Alas, cows and pigs aren’t built to live indoors; they get sick and depressed, go after one another and kill or eat their young in despair. But some companies hired scientists to find solutions, and, voilà, hatched a set of cheap fixes. They dumped antibiotics into the grain they fed the stock; created two-foot-by-seven-foot gestation crates so sows couldn’t bite one another’s tails or crush their young by lying down; and kept the animals fat and sad so they wouldn’t fight back when led to slaughter. To watch a cow die in a rendering plant is an ecstasy of slow-mo horror. They’re stunned by a steel bolt to the head, strung upside down by a metal shackle (sometimes, if the steel bolt doesn’t do its job, they’re strung up while still awake and in agony), then slashed in the throat to bleed out there and sent down a line where their limbs are lopped off as they pass. It’s reverse engineering, a disassembly line – and it has the full approval of Congress. These are the terms of the Humane Methods of Slaughter Act, which is the only piece of federal legislation that applies to the treatment of livestock. When it comes to raising animals, there are no rules besides the ones companies foist on their farmers. If you want to perform your version of “euthanasia” by hanging downer pigs execution-style from a forklift – as an Ohio farmer was fond of doing till being filmed by an HSUS agent (a judge later found him not guilty, ruling that Ohio has no standards forbidding the strangulation and hanging of farm animals) – by all means do so without fearing a knock from jackbooted federal cops. If you want to mislead the public, as Perdue is accused in a class-action lawsuit of doing with labeling its Harvestland brand of chickens as “humanely raised,” feel free, knowing that no regulator will call bullshit on your claims.
Instead of standing up for consumer rights – bringing antitrust suits against hegemonic firms, pursuing price-fixing crimes in the dairy aisle, passing robust standards to keep unsafe meat out of stores – the feds have merrily partnered with Big Meat, granting giant subsidies for the three main ingredients in animal feed, acting as its agent in overseas sales, and slagging HSUS agents for “withholding evidence” as they collect it to build their cases. “If we got any of the consideration these companies get, the deck wouldn’t be stacked against livestock,” says Pacelle. “But these are the terms, and we’re winning the fight. Voters in farming states are flocking to us.”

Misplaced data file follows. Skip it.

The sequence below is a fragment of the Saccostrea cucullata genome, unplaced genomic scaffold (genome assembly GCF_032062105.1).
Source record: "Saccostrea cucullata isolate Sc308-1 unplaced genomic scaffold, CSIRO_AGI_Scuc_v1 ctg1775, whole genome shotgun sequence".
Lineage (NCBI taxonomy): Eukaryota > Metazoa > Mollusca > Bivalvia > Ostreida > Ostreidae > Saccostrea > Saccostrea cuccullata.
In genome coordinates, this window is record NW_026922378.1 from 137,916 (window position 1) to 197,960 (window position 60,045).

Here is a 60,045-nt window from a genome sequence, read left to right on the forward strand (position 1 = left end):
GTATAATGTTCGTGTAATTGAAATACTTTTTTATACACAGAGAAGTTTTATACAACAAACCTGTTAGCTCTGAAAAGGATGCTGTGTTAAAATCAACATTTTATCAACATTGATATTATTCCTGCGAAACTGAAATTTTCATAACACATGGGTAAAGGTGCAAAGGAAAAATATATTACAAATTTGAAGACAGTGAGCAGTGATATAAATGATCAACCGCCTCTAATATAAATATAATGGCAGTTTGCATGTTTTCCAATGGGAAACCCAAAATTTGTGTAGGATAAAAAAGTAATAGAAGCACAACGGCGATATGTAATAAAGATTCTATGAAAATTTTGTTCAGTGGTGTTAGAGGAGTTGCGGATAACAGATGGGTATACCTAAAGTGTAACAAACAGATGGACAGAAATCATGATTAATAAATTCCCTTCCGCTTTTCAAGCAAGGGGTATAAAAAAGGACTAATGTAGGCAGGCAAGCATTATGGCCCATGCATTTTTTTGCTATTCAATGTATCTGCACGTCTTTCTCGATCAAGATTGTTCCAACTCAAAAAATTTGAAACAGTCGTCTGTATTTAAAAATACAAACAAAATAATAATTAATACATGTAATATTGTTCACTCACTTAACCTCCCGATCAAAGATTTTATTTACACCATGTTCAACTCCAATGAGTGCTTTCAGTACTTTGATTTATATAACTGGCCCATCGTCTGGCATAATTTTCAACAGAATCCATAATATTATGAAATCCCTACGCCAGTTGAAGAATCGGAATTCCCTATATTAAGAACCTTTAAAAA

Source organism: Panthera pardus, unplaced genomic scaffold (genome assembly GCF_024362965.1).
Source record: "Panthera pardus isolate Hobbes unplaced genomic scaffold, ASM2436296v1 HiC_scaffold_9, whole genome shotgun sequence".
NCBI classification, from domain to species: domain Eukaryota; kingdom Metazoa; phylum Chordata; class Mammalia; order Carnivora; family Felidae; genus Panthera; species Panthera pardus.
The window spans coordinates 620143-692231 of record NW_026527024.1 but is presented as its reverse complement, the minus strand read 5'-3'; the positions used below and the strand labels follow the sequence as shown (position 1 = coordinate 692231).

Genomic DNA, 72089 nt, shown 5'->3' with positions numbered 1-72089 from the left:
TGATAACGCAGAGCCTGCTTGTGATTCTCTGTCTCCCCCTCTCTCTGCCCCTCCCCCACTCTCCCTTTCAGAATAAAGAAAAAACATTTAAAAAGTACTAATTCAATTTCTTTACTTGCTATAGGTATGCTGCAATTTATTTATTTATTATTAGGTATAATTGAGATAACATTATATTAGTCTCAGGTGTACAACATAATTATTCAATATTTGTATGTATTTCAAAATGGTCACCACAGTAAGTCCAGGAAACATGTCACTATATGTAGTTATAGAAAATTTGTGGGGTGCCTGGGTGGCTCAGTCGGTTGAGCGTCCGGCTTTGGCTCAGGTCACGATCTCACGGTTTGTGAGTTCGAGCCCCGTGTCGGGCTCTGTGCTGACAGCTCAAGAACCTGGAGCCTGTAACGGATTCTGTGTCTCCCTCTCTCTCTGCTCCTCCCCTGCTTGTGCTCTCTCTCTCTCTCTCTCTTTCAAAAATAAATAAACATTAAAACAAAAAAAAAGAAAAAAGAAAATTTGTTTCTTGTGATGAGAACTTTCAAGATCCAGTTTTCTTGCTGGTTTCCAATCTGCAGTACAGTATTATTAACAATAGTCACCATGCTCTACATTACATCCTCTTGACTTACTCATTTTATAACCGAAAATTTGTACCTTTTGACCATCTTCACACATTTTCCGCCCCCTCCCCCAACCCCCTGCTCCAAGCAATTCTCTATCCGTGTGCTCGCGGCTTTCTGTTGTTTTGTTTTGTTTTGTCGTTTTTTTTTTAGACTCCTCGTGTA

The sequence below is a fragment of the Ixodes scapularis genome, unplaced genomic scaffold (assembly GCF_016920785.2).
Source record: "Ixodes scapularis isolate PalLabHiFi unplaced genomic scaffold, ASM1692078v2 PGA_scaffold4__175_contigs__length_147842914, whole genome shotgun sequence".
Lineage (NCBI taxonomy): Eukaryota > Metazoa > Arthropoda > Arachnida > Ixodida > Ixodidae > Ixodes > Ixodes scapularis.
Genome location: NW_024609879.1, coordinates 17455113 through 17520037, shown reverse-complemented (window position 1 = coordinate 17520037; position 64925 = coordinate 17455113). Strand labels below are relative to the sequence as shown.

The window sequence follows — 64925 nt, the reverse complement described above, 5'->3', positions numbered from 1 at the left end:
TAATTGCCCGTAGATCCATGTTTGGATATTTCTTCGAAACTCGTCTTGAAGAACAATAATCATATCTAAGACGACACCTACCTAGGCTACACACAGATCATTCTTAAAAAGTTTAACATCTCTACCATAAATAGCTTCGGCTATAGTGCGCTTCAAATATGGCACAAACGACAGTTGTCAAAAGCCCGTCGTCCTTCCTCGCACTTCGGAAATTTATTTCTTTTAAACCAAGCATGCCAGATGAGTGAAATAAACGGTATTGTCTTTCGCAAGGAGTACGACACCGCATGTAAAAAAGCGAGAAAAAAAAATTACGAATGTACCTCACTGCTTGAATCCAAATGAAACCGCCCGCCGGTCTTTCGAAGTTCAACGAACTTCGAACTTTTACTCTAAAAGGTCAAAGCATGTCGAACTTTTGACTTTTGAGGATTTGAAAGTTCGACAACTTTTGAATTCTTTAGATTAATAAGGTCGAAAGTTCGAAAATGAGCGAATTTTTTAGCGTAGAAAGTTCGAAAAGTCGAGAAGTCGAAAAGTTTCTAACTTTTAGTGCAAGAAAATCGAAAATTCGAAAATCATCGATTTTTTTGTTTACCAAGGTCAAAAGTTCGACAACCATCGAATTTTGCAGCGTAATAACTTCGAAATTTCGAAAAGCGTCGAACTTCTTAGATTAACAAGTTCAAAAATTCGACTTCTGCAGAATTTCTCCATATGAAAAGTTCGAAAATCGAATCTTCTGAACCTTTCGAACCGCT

In 2008, Pacelle put HSUS’s muscle behind an initiative called Proposition 2. It mandated that California, the biggest ag state in the country, ban the cruel confinement of egg-laying hens, pregnant sows and veal calves inside crates and cages by 2015. The measure was fought bitterly by Big Meat and its proxies in the fire-breathing rump of the Republican Party; the top players in the egg and poultry industries donated $5 million in a single day to slander and distort the terms of Prop 2. “ ‘It’s unsafe, un-American, anti-small business’ – copy straight from the playbook of ALEC,” says Pacelle, referring to the insidious business cabal that gave us Stand Your Ground gun laws in the South, transparently racist voter-ID bills and the infamous SB 1070 in Arizona, which authorized police to arrest on sight any immigrants not carrying papers. Pacelle trotted out his own big guns, mustering Oprah Winfrey and Ellen DeGeneres to advocate on live TV for humane farming. That fall, voters turned in a landslide verdict, passing the Prevention of Farm Animal Cruelty Act by a margin of almost two to one. It was the start of a runaway win streak for livestock. States from Maine to Oregon enacted similar legislation, giant retailers Costco and Walmart shifted to cage-free eggs for their private labels, while chains like McDonald’s, Burger King and dozens more announced the phase-out of all pork products from pigs bred in gestation crates.
But far from caving in, Big Meat has doubled down. It’s spending vast piles of money from fat-cat donors on “Ag-Gag” amendments that it sends to legislators. In Utah, for instance, it’s now a class-B misdemeanor to film or photograph farm abuses, even if you’re parked on a public road and filming through the window of your car. And though other states have killed such bills on the grounds that they defile the First Amendment, ag lobbyists and their Tea Party clients in Congress keep cooking up new versions. They’ve also declared jihad on the Humane Society, putting its president and his mission in their cross hairs.